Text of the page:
It’s funny how, as a child, I always thought that the Pilgrim’s Progress was part of the Holy Bible. It started one afternoon where I was watching television, and they were airing an animated film about it. Around the middle of the movie, the electricity went out.
By the time the power went back on, another show had already began. I was chagrined. I had to know the ending!
And so the next time we visited the local Christian bookstore, it was the first book I looked for. I particularly grabbed the illustrated copy – or should I say, comic version. For several days, I read it over and over again, enjoying the fantastic imagery drawn across the pages, my 5-year old mind vividly recreating the surreal sceneries inside my own world. As most books and literature do eventually, I grew tired of the drawings. I never knew what happened to the book afterwards, nor can I recall the exact story. That goes pretty well with almost all my other childhood memories.
It was not until a few years later that I remembered that book. I was staying at our old home, now dusty and desolate. There was nothing much to do, after all, as I spent my days in solitude in the literally empty living room. Amusingly, I was the only living being in it. And I needed something to entertain myself, or maybe just to remind myself that I exist at all.
I remembered the story. But I only had the Bible. Wasn’t the Pilgrim’s Progress about the Bible? This line of thought, drew my curiosity. I had to confirm. What progressed was a series of days of a childish quest for a story – and despite failing in my attempt to locate where the Pilgrim’s Progress was to be found in the Holy Bible, I unearthed more interesting stories that preoccupied my loneliness. But none had grabbed me more than the Book of Revelations (and yeah, I got tired of reading it afterwards, so I turned to the history books later on and got enamored with 1 & 2 Samuel, 1 & 2 Kings, etc. Beats the Arthurian romances, hands down).
I felt shaken awake from a long dream when someone suddenly sent me a message about the end times. I don’t consider myself a skeptic, nor do I think of myself as a fanatic. Let’s just say that I got tired of all the information. I enjoyed the book of Revelations because it made my imagination soar, plain and simple. And yet, here I am confronting myself about it – or maybe I already did, subconsciously, when I came up with the Extreme Calamity Theory I whimsically wrote about after Ondoy…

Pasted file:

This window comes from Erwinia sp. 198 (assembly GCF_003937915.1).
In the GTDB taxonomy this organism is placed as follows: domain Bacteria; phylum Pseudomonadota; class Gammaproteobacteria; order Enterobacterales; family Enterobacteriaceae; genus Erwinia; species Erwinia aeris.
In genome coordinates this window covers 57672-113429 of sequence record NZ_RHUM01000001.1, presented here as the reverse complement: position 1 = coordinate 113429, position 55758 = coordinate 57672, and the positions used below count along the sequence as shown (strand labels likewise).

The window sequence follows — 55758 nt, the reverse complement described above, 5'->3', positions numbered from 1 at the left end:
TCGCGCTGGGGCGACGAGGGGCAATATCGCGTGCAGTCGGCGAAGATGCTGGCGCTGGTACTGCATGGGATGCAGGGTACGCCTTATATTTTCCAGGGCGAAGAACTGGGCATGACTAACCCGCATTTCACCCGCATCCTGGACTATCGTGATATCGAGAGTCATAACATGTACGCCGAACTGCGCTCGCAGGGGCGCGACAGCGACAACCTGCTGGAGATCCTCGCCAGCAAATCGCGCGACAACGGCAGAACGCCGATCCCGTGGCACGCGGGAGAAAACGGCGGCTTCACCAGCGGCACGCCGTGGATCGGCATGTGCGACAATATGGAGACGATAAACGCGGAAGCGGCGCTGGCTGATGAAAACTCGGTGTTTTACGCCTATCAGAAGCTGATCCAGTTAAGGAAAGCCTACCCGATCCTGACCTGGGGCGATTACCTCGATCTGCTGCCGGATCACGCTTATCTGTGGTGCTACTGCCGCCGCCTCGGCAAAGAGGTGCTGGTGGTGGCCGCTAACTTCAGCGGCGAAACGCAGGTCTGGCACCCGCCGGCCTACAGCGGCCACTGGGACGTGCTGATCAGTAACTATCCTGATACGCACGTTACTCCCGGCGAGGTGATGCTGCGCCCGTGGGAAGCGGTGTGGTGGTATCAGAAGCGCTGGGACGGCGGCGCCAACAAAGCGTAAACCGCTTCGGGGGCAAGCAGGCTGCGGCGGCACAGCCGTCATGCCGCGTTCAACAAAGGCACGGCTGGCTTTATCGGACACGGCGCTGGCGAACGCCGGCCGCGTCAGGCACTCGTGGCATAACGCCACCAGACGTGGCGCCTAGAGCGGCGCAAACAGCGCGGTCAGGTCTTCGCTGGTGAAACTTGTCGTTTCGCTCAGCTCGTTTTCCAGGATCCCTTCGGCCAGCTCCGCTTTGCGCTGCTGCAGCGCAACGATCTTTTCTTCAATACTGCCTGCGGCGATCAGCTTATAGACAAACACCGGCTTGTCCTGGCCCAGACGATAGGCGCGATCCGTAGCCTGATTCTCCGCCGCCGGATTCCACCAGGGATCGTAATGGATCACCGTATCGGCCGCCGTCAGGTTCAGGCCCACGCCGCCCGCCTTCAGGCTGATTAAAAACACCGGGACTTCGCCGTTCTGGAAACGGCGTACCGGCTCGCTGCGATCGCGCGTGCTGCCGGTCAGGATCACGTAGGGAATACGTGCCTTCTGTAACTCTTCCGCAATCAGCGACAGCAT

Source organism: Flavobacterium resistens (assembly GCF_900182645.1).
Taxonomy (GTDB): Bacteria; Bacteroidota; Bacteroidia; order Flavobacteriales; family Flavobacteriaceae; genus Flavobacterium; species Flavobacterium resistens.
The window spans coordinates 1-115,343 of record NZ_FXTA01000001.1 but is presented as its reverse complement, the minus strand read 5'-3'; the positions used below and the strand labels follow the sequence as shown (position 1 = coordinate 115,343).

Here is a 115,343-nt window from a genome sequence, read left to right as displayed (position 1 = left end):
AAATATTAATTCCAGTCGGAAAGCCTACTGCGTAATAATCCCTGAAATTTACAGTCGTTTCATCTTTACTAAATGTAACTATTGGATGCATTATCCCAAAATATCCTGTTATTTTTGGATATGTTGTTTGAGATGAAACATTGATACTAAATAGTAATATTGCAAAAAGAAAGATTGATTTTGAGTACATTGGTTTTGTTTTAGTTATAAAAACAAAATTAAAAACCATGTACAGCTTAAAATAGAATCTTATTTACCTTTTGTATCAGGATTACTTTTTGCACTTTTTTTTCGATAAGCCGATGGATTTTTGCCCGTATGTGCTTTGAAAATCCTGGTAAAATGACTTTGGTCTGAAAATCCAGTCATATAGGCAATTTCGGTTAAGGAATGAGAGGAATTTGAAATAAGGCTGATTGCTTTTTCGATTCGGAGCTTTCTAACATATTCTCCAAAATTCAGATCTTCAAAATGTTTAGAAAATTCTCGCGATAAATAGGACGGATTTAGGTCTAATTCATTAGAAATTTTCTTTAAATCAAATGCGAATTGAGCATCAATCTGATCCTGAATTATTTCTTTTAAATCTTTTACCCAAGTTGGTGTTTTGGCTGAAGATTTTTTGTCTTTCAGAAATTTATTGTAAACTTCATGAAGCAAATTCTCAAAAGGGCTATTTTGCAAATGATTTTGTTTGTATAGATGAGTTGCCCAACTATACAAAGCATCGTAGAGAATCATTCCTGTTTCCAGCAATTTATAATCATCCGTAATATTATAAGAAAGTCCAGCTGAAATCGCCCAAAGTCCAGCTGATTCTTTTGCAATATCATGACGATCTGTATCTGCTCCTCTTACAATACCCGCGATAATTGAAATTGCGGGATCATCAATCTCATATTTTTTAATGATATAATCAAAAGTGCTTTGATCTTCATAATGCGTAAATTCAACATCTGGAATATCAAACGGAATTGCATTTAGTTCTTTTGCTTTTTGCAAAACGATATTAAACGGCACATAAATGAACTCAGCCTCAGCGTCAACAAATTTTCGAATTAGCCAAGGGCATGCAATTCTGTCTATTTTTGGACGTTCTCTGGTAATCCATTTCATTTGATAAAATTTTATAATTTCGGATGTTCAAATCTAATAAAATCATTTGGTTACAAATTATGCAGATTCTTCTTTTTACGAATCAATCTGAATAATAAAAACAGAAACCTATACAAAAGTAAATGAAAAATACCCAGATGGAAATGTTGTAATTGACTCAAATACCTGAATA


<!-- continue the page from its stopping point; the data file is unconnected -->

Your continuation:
Do I really believe the end times? Or am I just afraid to face it?
Last night, I forced myself to stay up late until I actually finished re-reading the ancient book.
And remembered the fear. Not of the end of the world, because the Book of Revelation never felt scary for me. It was a book of hope, a book of promise… a book of something wonderful that will happen after all these troubles have passed.
No, what scared me was eternity. Amusingly, what I felt was fear that I would get bored of living the rest of infinity doing the same thing, reading the same stuff, and living the same way.
It was a big lie.
The book of Revelation did not only reveal what will surely come to pass in the future, it also revealed what was hidden in my heart for so long. Sure, the terrible accounts of God’s wrath described there are truly worrisome. But there was a peace that only those who has faith can feel, a peace that amidst all such earthly pains, God exists. God cares. And God has a bigger plan, a bigger idea, and a bigger story than I can ever imagine.
So now I’ve re-read the spoiler script. Now, Lord – I’m ready again for the role I need to play.